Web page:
On the road...

Elizabeth May

It is hard to keep up with the events and travel since I last blogged...

In the last week I have paraded with the Toronto Pride Parade, rode my flower-festooned tricycle in the Westville Canada Day Parade at home in Nova Scotia, and joined the VIP viewing stand for the Calgary Stampede parade.

Elizabeth May Stampede ParadeI was the only federal party leader to meet Republican putative presidential nominee, Senator John McCain when he was in Ottawa. (The others appeared scared of the optics of meeting him.) Conversation opener: “As leader of the Green Party of Canada, I could, hypothetically, be Canada’s next Prime Minister, and I understand that, hypothetically, you could be the next President of the United States, so I thought we should meet .” (He cracked up.) Then we discussed climate.

I had four days in one of my favourite provinces, Newfoundland and Labrador, where we had people come up to us on the street to ask to join! And I met with a wonderful group of committed citizens in Cornwall, Ontario, trying to pursue a St. Lawrence River clean up.

And I have wept with relief at the dramatic rescue of the Honourary President of the Global Greens, Ingrid Betancourt.

Every time I think something merits a brief – or long - mention on the blog, I am off to another experience.

Elizabeth May flipping pancakes at the Chinook pancake breakfastMy quintessential Canadian experience of the day was getting to the Chinook Mall parking lot in Calgary at 7 AM for the famous Chinook pancake breakfast - typically serving over 10,000 people – in my Western garb, (white hat from when I was officially welcomed to Calgary and “white hatted” a few years ago, denim and cowboy boots given to me by our Wild Rose candidate Lisa Fox, and a green kerchief). I was seriously engaged in the business of cooking pancakes for several hours (being a former restaurant owner and cook I tend to lose myself in doing these jobs just right. This was, in fact, my third pancake breakfast of the Stampede and not my last!). Alberta organizer Danielle Roberts pulled me away at 9:30 so we could slip into the mall ladies room, for the quick change into clothing appropriate for our next event - the opening of the largest mosque in Canada.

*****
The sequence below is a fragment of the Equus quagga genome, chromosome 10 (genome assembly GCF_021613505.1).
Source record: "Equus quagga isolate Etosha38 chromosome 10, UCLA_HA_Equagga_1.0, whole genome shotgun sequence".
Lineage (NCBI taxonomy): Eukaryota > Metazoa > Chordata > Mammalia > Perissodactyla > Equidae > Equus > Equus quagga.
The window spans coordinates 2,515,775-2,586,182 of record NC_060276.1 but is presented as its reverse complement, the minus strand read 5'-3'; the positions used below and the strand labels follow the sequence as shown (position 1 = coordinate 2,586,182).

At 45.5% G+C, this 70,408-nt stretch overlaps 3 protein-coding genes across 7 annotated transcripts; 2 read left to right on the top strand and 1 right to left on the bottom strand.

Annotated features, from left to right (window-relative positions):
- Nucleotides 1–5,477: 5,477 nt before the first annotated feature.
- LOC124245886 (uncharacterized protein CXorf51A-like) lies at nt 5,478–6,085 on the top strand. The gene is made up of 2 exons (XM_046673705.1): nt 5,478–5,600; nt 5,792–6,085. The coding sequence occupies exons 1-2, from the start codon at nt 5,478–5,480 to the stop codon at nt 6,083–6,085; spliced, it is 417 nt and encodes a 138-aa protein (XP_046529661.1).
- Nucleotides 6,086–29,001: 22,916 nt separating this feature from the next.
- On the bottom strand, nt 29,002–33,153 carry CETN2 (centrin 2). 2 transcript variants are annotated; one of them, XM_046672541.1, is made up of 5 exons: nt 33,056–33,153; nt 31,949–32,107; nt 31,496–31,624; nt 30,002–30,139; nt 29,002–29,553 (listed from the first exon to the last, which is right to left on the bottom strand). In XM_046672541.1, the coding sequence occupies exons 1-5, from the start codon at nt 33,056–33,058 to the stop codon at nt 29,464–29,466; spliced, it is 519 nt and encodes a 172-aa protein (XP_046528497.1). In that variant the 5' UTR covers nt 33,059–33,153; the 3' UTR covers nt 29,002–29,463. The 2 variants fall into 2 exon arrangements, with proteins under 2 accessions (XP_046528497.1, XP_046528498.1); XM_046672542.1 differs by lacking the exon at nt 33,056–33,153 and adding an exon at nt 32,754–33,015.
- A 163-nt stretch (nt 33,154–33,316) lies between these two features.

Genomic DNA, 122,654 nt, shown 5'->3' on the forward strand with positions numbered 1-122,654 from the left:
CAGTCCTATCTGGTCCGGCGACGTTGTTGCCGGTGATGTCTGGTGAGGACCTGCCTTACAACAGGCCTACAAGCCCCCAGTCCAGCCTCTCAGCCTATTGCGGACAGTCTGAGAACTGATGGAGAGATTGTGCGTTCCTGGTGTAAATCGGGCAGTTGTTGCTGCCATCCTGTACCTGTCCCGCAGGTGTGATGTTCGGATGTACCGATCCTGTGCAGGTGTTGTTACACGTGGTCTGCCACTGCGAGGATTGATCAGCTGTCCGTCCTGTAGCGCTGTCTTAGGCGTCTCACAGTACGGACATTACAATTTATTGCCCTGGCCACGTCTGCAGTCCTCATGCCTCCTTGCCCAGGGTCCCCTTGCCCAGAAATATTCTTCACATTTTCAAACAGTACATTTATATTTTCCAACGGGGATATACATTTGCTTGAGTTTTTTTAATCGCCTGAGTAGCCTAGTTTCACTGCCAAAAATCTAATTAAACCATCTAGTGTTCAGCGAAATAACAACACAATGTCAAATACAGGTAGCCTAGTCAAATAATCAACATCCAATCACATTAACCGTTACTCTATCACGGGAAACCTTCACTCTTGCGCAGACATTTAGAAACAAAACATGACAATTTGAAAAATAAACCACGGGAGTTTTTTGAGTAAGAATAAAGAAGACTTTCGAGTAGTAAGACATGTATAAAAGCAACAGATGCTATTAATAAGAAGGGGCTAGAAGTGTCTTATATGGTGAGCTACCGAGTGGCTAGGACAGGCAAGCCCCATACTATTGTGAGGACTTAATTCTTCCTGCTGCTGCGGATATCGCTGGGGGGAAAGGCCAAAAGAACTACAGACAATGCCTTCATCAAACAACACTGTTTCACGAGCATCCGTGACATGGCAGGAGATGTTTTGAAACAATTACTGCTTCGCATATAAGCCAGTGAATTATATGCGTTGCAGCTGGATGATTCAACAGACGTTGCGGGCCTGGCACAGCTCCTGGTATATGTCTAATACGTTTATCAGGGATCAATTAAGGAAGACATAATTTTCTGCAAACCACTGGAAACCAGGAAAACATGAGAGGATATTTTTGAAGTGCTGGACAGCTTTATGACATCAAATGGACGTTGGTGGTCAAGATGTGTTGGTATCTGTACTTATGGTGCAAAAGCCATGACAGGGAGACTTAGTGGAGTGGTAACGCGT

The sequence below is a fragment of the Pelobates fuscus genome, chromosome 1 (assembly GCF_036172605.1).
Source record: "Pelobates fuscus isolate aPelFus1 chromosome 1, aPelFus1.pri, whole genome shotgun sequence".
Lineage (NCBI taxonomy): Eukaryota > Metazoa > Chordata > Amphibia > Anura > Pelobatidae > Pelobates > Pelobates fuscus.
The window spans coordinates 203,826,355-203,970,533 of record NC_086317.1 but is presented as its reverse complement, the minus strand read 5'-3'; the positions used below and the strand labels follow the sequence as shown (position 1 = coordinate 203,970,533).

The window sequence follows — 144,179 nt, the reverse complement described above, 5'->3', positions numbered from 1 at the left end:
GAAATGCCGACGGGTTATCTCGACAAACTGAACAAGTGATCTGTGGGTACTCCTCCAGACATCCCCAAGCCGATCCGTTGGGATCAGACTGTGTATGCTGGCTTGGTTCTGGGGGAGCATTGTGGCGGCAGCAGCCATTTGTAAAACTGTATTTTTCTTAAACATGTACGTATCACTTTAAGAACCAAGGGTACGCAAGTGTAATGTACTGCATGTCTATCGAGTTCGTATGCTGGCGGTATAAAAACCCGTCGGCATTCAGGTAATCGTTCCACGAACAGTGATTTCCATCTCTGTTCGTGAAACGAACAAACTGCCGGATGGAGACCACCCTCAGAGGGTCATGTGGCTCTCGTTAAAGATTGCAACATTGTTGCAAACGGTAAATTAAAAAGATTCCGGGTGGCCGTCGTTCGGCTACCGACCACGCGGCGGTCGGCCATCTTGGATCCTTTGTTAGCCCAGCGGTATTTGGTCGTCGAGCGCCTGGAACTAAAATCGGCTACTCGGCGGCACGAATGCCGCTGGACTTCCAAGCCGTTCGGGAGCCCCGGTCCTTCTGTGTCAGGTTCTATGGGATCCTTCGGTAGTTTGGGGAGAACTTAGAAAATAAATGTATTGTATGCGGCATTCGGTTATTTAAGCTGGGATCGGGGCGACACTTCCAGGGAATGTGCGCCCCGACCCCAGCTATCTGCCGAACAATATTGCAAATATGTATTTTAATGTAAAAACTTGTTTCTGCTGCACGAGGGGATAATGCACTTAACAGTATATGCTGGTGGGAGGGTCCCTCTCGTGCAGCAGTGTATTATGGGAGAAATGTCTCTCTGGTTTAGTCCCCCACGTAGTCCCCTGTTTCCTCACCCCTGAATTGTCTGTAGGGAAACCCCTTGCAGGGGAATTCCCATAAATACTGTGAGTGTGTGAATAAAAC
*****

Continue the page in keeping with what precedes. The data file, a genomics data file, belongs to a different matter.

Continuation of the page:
The Baitan Nur Mosque was built for and by the Ahmadiyya Islamic community. I sat right behind Art Hanger, MP, in whose riding this quite beautiful building sits. (He was still in cowboy gear.) I was next to the current Liberal leader of Alberta, Kevin Taft, and just behind Vancouver MP Hedy Fry. Danielle and I sat with our heads covered, long dresses and no cowboy boots. The event was a celebration of Canada. We were addressed by the Prime Minister, who left immediately for the G-8, as well as Mayors and MLAs, and Stephane Dion, and quite importantly by His Holiness Mirza Masroor Ahmad, head of the worldwide Ahmadiyya Muslim community. His Holiness spoke clearly of how no true follower of the faith could engage in violence or harm other beings. It was a message of peace and unity.

I have been feeling that sense of inclusive love of country and people as I get to be in such diverse, yet essentially similar, events as Toronto Pride and Pictou County Canada Day and the Calgary Stampede. They all draw their strength from community volunteers. They all result from months of work to share something of what they want to celebrate about that community. Whether it is the marching pipe bands of Nova Scotia, or the flamboyant floats of Pride Parade, or the wonderful 100 women, former rodeo Queens and princesses, who rejoined the Calgary Stampede parade, we are all Canadians and part of communities where we are welcomed and supported.

Protecting this planet and all those communities is what we are about as a party. Stopping a while to celebrate all that diversity and joy is my favourite part of the role of leader.